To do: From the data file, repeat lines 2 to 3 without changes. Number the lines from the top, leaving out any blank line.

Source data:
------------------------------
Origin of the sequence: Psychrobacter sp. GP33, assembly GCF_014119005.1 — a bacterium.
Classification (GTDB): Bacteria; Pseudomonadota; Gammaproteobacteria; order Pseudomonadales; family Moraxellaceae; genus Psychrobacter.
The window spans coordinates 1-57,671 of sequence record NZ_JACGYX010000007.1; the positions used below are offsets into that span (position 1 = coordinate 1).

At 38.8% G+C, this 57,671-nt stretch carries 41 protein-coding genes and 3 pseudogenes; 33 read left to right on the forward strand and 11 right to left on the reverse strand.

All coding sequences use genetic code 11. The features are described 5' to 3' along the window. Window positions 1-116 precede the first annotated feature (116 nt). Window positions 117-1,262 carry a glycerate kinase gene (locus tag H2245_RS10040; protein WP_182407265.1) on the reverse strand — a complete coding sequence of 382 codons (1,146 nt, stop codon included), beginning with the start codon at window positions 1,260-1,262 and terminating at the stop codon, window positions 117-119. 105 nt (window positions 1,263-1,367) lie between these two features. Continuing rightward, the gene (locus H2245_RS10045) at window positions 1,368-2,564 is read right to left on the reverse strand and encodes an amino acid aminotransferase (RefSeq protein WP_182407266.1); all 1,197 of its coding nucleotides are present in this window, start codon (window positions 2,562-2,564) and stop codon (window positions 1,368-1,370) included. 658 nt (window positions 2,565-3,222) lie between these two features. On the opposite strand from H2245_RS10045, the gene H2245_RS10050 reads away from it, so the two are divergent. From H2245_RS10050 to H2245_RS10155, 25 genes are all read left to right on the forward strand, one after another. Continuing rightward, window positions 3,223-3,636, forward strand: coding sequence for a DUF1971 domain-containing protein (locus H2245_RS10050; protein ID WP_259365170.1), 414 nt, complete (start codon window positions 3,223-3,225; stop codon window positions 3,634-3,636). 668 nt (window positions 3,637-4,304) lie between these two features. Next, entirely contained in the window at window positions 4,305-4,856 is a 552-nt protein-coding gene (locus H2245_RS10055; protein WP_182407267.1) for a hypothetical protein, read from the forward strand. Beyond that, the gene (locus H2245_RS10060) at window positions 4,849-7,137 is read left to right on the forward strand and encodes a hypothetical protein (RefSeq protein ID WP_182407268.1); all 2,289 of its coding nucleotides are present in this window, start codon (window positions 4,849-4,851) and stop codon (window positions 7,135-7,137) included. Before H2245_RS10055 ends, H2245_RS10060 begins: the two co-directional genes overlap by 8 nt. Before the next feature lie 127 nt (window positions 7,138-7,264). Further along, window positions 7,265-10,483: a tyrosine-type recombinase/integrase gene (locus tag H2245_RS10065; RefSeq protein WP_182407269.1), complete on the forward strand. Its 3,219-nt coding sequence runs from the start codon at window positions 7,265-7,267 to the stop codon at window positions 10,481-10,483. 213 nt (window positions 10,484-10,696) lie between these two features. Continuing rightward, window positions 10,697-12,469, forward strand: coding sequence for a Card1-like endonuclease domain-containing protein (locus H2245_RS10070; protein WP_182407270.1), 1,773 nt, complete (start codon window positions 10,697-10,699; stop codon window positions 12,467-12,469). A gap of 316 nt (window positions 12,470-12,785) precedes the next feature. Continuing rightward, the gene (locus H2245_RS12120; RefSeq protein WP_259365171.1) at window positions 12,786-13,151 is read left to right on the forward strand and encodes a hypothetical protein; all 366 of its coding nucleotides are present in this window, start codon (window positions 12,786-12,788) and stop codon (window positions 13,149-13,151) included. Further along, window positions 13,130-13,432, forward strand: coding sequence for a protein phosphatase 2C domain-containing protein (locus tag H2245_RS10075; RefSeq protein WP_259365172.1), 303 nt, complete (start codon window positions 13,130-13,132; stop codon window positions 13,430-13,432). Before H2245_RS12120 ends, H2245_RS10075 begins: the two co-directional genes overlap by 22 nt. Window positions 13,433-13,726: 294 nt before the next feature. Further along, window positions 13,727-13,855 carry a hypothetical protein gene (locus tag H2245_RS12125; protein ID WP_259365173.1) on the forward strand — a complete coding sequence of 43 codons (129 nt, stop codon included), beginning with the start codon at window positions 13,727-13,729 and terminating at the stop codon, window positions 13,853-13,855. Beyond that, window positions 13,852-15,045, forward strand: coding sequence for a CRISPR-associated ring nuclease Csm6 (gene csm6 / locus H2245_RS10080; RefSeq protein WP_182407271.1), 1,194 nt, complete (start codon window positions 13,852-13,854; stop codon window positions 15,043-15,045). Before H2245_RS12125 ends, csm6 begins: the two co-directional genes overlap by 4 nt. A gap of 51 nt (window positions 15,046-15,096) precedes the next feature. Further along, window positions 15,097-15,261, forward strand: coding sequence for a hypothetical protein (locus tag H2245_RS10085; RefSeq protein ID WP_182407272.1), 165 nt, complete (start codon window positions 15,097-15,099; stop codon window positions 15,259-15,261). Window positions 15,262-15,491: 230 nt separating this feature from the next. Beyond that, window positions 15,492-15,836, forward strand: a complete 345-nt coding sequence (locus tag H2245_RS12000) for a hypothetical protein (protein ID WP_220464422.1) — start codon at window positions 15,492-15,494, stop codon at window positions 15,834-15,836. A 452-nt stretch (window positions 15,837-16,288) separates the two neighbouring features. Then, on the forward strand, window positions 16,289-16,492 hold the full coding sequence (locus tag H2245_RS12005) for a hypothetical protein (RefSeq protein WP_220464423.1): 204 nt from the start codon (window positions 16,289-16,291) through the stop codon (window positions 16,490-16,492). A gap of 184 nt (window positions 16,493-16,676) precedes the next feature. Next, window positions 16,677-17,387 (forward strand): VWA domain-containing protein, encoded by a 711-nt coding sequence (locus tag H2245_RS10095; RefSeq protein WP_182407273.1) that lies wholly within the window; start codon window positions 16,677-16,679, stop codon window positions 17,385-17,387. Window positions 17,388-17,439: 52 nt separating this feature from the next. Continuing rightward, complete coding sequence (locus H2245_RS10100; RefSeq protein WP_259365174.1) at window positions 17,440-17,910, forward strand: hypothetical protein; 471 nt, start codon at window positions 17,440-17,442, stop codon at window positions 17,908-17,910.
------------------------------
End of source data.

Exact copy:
Classification (GTDB): Bacteria; Pseudomonadota; Gammaproteobacteria; order Pseudomonadales; family Moraxellaceae; genus Psychrobacter.
The window spans coordinates 1-57,671 of sequence record NZ_JACGYX010000007.1; the positions used below are offsets into that span (position 1 = coordinate 1).